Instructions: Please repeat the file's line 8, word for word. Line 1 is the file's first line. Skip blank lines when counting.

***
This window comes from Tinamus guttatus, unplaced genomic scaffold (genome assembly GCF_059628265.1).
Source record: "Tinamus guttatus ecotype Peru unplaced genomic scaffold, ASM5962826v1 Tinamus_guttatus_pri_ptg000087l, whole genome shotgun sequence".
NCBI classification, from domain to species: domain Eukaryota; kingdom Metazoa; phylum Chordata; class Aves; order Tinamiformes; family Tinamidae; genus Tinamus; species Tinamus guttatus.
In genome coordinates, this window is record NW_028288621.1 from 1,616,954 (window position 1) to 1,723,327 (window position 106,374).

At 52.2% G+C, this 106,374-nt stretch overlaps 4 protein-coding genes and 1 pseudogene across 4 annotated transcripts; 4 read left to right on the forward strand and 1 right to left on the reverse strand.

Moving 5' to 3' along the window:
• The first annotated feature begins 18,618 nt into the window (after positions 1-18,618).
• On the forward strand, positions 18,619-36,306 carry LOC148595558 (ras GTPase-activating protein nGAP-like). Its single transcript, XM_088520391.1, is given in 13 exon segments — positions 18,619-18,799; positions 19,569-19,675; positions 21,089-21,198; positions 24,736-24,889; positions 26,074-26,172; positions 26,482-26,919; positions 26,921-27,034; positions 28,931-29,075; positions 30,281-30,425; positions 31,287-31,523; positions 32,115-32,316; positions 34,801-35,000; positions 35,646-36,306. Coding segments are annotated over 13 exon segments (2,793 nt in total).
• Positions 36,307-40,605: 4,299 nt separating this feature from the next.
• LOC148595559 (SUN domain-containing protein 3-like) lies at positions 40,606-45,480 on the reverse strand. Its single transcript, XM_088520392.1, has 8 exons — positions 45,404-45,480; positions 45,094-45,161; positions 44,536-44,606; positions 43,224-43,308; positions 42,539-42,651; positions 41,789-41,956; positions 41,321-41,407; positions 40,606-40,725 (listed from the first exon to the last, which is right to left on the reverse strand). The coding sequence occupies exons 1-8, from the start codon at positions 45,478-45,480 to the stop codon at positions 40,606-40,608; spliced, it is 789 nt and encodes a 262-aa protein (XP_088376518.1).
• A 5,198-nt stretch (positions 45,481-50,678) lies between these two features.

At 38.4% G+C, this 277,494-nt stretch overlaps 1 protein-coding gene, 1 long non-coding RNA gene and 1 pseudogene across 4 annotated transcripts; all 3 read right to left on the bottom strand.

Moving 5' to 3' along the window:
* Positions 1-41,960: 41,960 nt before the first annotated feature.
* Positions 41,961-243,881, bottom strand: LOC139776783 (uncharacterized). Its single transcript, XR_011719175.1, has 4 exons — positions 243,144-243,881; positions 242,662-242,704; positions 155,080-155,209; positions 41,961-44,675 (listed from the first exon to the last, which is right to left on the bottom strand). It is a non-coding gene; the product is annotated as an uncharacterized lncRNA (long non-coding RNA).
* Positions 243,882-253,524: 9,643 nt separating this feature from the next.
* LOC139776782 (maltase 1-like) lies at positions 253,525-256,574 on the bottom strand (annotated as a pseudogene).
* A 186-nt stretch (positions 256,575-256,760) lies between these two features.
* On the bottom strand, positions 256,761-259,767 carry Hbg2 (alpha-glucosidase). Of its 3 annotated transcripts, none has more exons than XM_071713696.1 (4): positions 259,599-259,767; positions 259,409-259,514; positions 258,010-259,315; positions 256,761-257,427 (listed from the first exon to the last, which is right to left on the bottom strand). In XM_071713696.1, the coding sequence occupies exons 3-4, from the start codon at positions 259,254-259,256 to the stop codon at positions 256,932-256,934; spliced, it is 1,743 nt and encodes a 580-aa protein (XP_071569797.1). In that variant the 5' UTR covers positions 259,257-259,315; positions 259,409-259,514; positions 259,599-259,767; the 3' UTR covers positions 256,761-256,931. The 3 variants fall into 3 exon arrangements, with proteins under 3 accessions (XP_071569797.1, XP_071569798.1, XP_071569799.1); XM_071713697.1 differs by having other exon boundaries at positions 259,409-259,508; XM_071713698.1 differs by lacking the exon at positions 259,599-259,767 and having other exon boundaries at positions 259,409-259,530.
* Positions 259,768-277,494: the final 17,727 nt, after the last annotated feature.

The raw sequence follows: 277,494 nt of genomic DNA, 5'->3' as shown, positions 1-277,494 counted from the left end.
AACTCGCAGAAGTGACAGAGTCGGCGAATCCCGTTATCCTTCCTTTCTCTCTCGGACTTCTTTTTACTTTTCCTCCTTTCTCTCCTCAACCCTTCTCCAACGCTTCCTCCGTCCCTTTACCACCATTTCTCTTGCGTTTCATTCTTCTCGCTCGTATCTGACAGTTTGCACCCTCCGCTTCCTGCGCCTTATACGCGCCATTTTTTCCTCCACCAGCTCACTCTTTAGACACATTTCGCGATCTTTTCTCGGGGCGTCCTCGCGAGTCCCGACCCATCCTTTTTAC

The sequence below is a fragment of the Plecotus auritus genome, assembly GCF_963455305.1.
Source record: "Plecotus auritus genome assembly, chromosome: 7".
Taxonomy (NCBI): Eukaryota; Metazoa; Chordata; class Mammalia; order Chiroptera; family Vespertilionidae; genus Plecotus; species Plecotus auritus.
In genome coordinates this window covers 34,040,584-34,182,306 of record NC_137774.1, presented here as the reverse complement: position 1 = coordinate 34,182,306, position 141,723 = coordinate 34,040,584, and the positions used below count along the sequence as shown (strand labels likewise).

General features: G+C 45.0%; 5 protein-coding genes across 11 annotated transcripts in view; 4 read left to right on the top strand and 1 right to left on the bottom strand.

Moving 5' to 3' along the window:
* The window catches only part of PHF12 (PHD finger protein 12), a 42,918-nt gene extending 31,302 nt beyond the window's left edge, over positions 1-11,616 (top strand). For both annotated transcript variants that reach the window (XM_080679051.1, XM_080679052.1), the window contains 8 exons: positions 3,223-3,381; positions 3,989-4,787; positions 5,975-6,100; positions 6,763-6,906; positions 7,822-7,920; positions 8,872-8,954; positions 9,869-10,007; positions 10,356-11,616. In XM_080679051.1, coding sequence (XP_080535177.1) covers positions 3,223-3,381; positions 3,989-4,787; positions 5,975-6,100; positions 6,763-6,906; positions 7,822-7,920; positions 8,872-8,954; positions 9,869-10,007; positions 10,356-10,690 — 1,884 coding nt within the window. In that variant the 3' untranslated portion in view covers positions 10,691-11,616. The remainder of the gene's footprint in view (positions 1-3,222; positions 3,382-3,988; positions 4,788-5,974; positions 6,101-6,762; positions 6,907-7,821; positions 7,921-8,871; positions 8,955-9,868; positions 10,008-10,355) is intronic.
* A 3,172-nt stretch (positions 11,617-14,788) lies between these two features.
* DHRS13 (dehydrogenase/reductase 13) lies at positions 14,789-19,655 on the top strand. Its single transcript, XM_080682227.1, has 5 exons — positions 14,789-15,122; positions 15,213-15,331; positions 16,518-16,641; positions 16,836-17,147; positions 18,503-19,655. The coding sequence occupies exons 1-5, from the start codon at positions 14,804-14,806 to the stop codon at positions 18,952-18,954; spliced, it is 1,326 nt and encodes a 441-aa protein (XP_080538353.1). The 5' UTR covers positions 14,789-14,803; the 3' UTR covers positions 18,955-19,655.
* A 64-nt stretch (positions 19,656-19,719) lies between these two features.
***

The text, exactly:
• On the forward strand, positions 18,619-36,306 carry LOC148595558 (ras GTPase-activating protein nGAP-like). Its single transcript, XM_088520391.1, is given in 13 exon segments — positions 18,619-18,799; positions 19,569-19,675; positions 21,089-21,198; positions 24,736-24,889; positions 26,074-26,172; positions 26,482-26,919; positions 26,921-27,034; positions 28,931-29,075; positions 30,281-30,425; positions 31,287-31,523; positions 32,115-32,316; positions 34,801-35,000; positions 35,646-36,306. Coding segments are annotated over 13 exon segments (2,793 nt in total).